Been watching a lot, even have a couple more... I know i need to fill in comments sawwy Was looking forward to 711 ocean drive on TCM as a noir not on DVD and was dissapointed but Rogue Cop which came on before it was unexpectedly great.. The Sand Pebbles (1966) [img]http://i183.photobucket.com/albums/x30/udproud/sandpeb02.jpg[/img] [img]http://i183.photobucket.com/albums/x30/udproud/boat.jpg[/img] Bought The Sand Pebbles as soon as it came out as I had seen pieces on TCM before and it looked good. Yes, its over 3hrs long... But watch this movie.. It explores a new world in 1920's China and makes some observations regarding the necessity of the U.S. to understand the culture of a country in which we are attempting to intervene. Some could make parrallels to Iraq today. DVD is full of extra features and the movie itself does not seem 3 hrs long., it has an intermission for a convenient stopping point if taking it in in 2 bites is desired. Hidden gem highly recommended to buy or netflix Pi (1998) [img]http://i183.photobucket.com/albums/x30/udproud/132589.jpg[/img] Pi is the debut film that was heralded at Sundance and many other film festivals in 1999 and began the career of Darren Aronofsky. Nothing about this film is standard or normal The story is of a loner paranoid, socially inept mathematician trying to find a "key" to understanding the universe around him through math. His search is for an elusive 216 digit number which promises to unlock the secrets of the stock market and other mysteries. Shot for approximately $60,000, this film is a remarkable achievement. The combination of its low budget and impact bring to mind "Detour" from the film noir genre. Aronfosky can only hope it is remembered in that vein. It is one of those film experiences that linger with you long after you leave the theatre. I believe it can be interpreted in many ways and that different people will come to different thoughts or have different "awakenings" after its viewing. The film, to me, doesn't pretend to offer any answers or explanations, but wants to the viewer to come up with them on his or her own Here is one man's opinion (not necessarily what I think , just what i felt as I watched) Max was searching for answers , for an explanation to everything. Different options come up through the different characters who either try to cash in on or use his revelations. There are no keys ... Max seemed to me to be becoming more and more of a machine and less "human" throughout the movie. The rote pattern of him medicating himself was robotic. Max's headaches could be taken as him "crashing" just like Euclid. I found it ironic that he kept referencing "personal notes" and they were so impersonal, like dictating into a journal , that he had to remember to be human or "personal" Max was shutting out all people in his life (Sol, Lenny , the girl next door , etc) but you can't do that. We all need friends.. He began to think of Euclid as his friend even talking to it and wishing it "Happy Birthday" His discovery of the spiral paralleled his spiraling discent into madness. The camera even follows him around in a circular pattern, the drill works in a circular pattern. The pieces on the go board are circular. Max is running around in circles trying to find an answer and misses the enjoyment in life. He started by looking into the sun and was blinded , there are some things that are bigger than us and we are not meant to understand and they deprive us from enjoying the day to day things and the people around us. If we try too hard to search for answers, we will get a headache. One must come to one's own contented place and not look to find a key to God or happiness When he decided he didnt want to know all the answers (burning the number) and not having the ability to answer Jenna's math problems. To just look in the sky at the tree and see it for what it is and not look for any patterns or answers, he smiled for the first time and the headaches were a distant thought Any thoughts? this is a movie which can generate good insight and discussion, but lets all respect each others thoughts. As I said, I think people can see many many different things in this movie and id love to hear insights from you all Was it a "Chip" on his head that he drilled out... and what was up with the drill... Sol's fishes.. always comparing them to Max, Max in fishbowl of math? and needs to break out? prisoner? as Max was Siberian prisoner (mentioned in commentary - marks on his hands) what role do you think the Hassidic Jews play, just a vehicle to make the "number" an ulitmate key to "God" and make it even more ominous ? or something else? NObody has all the answers - Lancet Percey is only 86% accurate even with the Meng mega chip This is the first movie in a while that i got on Netflix that I might end up buying as I could definitely see myself watching again [b]Sol Robeson[/b]: [i]Hold on. You have to slow down. you're losing it. You have to take a breath. Listen to yourself. You're connecting a computer bug I had with a computer bug you might have had and some religous hogwash. You want to find the number 216 in the world , you will find it everywhere. 216 steps from the a mere street corner to your front door, 216 seconds you spend riding on the elevator. When your mind becomes obsessed with anything you will filter everything else out and find that thing everywhere.[/i] [b]Sol robeson[/b]: [i]That is the truth of our world Max. It can't be easily summed up with math[/i] Promise to fill in some of the comments on recent viewings soon, but wanted to make sure I logged in the names of movies at least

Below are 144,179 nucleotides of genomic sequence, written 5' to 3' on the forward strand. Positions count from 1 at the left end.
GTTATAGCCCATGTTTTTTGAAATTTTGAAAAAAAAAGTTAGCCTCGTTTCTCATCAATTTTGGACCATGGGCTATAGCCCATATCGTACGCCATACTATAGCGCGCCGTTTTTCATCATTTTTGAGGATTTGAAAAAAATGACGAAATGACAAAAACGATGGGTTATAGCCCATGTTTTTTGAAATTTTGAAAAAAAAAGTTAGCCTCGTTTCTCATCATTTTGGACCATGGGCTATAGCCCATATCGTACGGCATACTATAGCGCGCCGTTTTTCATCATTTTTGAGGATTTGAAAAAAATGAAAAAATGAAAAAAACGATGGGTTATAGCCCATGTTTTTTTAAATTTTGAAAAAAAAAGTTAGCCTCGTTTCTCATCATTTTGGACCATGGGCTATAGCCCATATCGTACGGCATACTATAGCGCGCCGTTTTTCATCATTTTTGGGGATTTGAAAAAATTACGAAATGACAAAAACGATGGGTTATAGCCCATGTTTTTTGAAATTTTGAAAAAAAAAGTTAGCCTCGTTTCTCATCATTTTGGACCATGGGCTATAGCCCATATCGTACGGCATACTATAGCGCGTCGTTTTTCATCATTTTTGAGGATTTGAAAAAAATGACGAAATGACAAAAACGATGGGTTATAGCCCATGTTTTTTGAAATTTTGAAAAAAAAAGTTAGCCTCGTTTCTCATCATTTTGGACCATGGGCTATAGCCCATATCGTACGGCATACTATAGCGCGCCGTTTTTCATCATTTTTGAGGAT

Charlie Jenkins
Charlie Jenkins